NILES - The Top O' The Strip Roller Rink was one of the hottest local hangouts for junior high and high school students in the 1980s.
Many of them, like 1989 Niles McKinley graduate Melissa Simko, were getting ready to go to the rink just a short time before the May 31, 1985, destroyed it, the adjoining plaza and hundreds of homes in the Niles and Weathersfield area. The powerful F-5 tornado also took out large portions of Newton Falls.
''I was doing my hair and makeup, getting ready to go skating just like I did every Friday night,'' Simko said during a recent gathering of Facebook friends.
Tribune Chronicle file photos
Firefighters sift through debris at the Niles Park Plaza — near the Top O’ The Strip skating rink — in the aftermath of the 1985 tornado.
The social networking site has sparked a reunion of Howland and Niles high school graduates from the 1980s and 1990s who frequented the roller rink as teens. It also led them to a Facebook page dedicated to Top O' The Strip Roller Rink created by 1985 Niles McKinley graduate Murphy Miller.
Recently, Miller recalled the tornado which destroyed the roller rink 25 years ago this weekend. More than 10 people died in the tornado that swept through Trumbull County and into western Pennsylvania.
Nearly 70 houses were leveled in six communities, and more than 65 more were severely damaged. Most of the victims in Trumbull died when the twister roared down on the Niles Park Plaza on U.S. Route 422 near Vienna Avenue. The City of Niles was hardest hit by the storm. Newton Falls also suffered devastating losses. Damage estimates put losses at more than $60 million.
Miller, now a Niles firefighter, said when the tornado hit, he lived on state Route 46 across from Buckeye Beverage, which was outside the most heavily damaged area. His last day of high school was the day of the tornado.
Miller said he started the Facebook page around Christmas, filling it with old photos from the rink and newspaper photos of the rubble left in the tornado's wake. He said soon after creating the page, fans started posting memories of the rink and photos of their own.
''I was bored and I started thinking about people I had not seen for 25 years. Top O' The Strip was a big part of my high school experience, so I dedicated the page to it. I thought I would get 20 or 30 people to sign on, but there is now more than 800. Almost everyone on the site has some sort of connection to the skating rink or knows someone who does," Miller said.
He said he worked at the Top O' The Strip for one year before it was destroyed by the tornado, and he was supposed to work that night. As it turned out, only one woman was inside when the funnel cloud hit and Miller said she survived by hiding under a desk.
Cindy Weiss Rogers, a 1990 graduate of Niles McKinley High School, said she started a separate Facebook account last summer and found old friends from high school and the Niles neighborhood where she grew up. She said a core group of them started meeting once a week in the fall, but participation dropped off as winter approached.
Weiss Rogers said the group was trying to plan activities and a discussion about skating and the Top O' The Strip began. She said they found Miller's Facebook page and planned an alumni skating party with a 1980s theme.
Weiss Rogers said 187 people from Niles, Cortland and Howland, as well as guests as far away as Michigan and South Carolina, attended the skating party in January at Cortland Roller Rink. Many of them dressed in '80s attire, including concert T-shirts, punk wigs, metallic spandex pants and Jordache jeans, Weiss Rogers said.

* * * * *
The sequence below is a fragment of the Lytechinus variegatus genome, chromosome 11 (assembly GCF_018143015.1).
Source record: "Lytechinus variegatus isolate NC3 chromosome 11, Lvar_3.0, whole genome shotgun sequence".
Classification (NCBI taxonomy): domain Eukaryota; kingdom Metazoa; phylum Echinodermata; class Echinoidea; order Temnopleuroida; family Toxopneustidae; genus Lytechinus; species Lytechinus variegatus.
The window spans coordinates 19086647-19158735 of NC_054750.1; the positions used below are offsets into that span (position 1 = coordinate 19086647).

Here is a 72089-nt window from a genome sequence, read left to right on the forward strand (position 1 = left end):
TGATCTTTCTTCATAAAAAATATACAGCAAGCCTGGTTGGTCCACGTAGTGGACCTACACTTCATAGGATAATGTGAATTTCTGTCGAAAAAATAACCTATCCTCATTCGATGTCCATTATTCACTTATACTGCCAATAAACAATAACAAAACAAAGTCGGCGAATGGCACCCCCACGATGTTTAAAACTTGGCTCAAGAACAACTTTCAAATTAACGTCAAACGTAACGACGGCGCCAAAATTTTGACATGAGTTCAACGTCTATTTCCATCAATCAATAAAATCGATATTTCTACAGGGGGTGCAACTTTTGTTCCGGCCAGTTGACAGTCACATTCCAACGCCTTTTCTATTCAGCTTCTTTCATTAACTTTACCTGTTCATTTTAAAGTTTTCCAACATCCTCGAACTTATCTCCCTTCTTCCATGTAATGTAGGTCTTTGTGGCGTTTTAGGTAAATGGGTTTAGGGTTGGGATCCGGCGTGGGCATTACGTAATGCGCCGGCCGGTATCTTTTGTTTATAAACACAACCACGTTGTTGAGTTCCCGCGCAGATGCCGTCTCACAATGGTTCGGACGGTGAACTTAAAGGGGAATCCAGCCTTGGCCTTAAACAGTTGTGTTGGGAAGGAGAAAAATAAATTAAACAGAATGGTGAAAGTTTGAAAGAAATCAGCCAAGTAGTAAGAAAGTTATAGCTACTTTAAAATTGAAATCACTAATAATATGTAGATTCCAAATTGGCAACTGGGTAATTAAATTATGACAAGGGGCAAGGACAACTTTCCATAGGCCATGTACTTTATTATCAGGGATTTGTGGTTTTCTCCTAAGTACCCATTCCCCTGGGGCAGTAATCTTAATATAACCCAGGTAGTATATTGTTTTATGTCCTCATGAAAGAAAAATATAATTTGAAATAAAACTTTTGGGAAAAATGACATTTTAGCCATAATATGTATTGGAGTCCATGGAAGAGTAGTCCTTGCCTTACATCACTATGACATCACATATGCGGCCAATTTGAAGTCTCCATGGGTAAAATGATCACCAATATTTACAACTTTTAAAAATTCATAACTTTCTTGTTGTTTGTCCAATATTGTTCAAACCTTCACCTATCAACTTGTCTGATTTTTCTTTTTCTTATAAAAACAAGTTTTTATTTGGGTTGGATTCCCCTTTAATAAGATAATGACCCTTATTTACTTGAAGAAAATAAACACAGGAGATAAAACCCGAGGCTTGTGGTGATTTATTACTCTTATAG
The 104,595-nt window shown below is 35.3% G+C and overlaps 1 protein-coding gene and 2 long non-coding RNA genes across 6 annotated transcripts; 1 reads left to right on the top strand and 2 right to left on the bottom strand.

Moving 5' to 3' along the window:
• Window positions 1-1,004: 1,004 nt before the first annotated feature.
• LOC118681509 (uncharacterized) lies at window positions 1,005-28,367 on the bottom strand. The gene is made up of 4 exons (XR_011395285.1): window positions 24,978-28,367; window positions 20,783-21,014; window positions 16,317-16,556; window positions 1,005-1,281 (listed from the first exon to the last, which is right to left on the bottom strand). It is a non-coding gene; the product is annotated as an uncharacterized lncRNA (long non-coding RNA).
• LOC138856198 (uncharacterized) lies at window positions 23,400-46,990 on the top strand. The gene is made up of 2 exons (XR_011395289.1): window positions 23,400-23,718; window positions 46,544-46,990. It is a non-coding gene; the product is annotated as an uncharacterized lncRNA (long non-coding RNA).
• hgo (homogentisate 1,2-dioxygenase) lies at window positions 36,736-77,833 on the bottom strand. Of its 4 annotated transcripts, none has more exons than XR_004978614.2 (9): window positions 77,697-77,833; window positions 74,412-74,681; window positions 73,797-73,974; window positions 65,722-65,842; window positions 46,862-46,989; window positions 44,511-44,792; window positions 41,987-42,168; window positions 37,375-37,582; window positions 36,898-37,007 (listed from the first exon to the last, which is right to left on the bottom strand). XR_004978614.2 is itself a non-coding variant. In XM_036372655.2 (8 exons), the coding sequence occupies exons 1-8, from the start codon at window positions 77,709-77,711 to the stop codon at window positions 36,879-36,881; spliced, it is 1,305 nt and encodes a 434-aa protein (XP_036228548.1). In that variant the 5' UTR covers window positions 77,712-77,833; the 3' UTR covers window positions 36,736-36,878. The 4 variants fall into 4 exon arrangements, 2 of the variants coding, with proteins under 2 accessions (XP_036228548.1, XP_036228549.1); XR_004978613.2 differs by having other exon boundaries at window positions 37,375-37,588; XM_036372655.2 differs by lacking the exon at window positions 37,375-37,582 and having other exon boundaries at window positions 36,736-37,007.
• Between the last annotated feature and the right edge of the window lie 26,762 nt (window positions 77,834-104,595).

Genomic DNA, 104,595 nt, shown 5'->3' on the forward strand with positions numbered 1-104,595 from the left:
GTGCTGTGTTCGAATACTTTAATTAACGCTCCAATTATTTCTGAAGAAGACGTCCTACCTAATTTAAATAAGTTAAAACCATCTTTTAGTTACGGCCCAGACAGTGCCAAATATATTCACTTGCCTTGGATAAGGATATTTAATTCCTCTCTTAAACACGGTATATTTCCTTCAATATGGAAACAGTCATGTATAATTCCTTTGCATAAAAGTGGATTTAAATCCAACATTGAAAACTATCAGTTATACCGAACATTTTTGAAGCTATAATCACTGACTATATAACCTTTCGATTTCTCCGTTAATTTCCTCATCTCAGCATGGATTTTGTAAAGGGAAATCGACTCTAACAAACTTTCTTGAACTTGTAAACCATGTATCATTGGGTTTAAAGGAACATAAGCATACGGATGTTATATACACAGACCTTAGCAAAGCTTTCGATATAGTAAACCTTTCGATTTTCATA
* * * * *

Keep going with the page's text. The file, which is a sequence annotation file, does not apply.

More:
She said Cortland Roller Rink owners Jimmy and Ruth DiGiacobbe provided the rink and donated a pair of Chicago freestyle skates as a door prize. DJ Chuck Abbot played top hits from the '80s and there was '80s trivia throughout the night.
Weiss Rogers said Tristan Liptak, a former local champion skater from the 1980s and several former Top O' The Strip employees also attended. She said she was on the roller rink's speed skating team and was there three or four nights a week.
High Pointe Restaurant and Tavern owner Tom Crator and manager Courtney Philibin provided a before and after mixer for the skating party attendees and attended the party as well. The High Pointe is located across the street from the plaza that adjoined the rink. The Niles AAA office now stands where the Top O' The Strip was located.
''Many of the people at the skating party regarded their skating years and friendships as the best of times. We planned to get a small group of us together to skate, but postings all over Facebook made the word spread quickly and what began as a small group of us turned into a great big skating reunion,'' Weiss Rogers said.
Some of those who attended the party still meet on a monthly basis and have several events planned, including a summer picnic, a bowling night and a trip to Put-in-Bay in July. Weiss Rogers said she also is hoping to pull together another skating party.
Miller said he was working the night of the reunion, but he is glad they did it and hopes he can make the next one. He said he also is pleased his Facebook page helped it all come together.
"I skated there every night it was open before I worked there. What else was there to do? I still have a shirt from the rink and there was a picnic table salvaged from the rink behind the fire station until last year when it finally deteriorated and had to get thrown away," Miller said.
Tom Douvis, a 1987 Niles graduate, said he was at the Niles YMCA when the tornado struck.
"I came out and started walking down Route 422. The houses were just flattened and I realized I could see further down the strip than I ever could because the plaza was gone and the rink was no longer there," he said.